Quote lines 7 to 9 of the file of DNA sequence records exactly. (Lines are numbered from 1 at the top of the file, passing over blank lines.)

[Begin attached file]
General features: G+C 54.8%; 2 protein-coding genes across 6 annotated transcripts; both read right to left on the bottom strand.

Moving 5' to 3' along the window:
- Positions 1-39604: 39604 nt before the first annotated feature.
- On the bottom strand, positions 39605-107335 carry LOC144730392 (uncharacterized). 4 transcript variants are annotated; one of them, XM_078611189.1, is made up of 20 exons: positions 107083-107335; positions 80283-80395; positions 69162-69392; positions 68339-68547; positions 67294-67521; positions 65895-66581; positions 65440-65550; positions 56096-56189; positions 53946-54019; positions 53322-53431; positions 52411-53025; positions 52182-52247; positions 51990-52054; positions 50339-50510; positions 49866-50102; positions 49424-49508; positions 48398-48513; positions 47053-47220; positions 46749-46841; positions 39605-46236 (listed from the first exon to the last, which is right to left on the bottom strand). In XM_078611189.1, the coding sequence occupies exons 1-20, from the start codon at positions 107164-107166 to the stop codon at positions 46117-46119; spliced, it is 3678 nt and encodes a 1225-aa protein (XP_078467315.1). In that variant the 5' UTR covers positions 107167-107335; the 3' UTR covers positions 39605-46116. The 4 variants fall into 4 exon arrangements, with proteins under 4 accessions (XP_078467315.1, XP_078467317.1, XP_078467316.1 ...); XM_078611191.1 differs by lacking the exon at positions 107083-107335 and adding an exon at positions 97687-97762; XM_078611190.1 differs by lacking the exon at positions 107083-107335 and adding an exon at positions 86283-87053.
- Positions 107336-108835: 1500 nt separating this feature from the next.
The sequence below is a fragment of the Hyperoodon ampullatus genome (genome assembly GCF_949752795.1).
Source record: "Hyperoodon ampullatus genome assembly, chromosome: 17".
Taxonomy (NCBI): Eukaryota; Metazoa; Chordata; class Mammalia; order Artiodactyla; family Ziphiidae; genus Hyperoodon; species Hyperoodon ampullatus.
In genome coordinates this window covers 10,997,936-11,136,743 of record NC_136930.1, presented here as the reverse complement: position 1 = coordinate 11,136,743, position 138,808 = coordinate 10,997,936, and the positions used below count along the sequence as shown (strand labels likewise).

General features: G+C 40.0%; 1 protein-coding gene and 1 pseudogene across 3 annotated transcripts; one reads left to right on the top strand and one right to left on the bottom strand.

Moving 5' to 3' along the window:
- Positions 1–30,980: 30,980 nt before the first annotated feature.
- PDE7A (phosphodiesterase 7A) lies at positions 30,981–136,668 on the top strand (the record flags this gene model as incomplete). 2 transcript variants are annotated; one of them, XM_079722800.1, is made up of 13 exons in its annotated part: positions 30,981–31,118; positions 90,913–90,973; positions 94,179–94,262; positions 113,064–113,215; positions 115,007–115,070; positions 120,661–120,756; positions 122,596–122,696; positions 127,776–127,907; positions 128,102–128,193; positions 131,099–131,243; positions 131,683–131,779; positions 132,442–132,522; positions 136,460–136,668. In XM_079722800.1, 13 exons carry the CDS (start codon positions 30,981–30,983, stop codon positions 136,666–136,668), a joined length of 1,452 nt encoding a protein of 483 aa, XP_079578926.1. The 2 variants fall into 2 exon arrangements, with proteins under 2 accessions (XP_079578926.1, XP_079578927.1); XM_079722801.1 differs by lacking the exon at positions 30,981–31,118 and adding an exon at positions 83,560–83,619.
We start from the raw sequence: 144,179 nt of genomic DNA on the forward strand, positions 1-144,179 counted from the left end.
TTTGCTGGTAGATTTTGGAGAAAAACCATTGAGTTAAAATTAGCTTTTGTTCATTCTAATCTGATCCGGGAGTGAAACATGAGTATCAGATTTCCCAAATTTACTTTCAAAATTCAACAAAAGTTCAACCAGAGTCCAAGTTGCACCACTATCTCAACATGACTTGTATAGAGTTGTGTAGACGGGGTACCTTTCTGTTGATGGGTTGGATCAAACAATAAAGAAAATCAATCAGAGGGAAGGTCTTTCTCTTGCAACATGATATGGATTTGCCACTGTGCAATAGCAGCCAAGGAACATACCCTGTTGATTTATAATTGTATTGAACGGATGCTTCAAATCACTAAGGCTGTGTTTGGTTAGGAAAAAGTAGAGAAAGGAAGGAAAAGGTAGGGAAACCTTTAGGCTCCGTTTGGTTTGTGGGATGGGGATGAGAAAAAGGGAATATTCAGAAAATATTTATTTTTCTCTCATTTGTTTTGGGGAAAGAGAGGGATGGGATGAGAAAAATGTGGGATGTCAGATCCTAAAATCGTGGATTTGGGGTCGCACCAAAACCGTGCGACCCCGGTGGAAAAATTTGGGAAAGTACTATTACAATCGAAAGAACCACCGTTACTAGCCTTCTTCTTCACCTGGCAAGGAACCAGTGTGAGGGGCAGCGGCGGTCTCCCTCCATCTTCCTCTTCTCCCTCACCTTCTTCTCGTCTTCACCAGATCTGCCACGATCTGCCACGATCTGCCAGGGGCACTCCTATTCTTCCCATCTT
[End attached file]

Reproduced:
Source record: "Hyperoodon ampullatus genome assembly, chromosome: 17".
Taxonomy (NCBI): Eukaryota; Metazoa; Chordata; class Mammalia; order Artiodactyla; family Ziphiidae; genus Hyperoodon; species Hyperoodon ampullatus.
In genome coordinates this window covers 10,997,936-11,136,743 of record NC_136930.1, presented here as the reverse complement: position 1 = coordinate 11,136,743, position 138,808 = coordinate 10,997,936, and the positions used below count along the sequence as shown (strand labels likewise).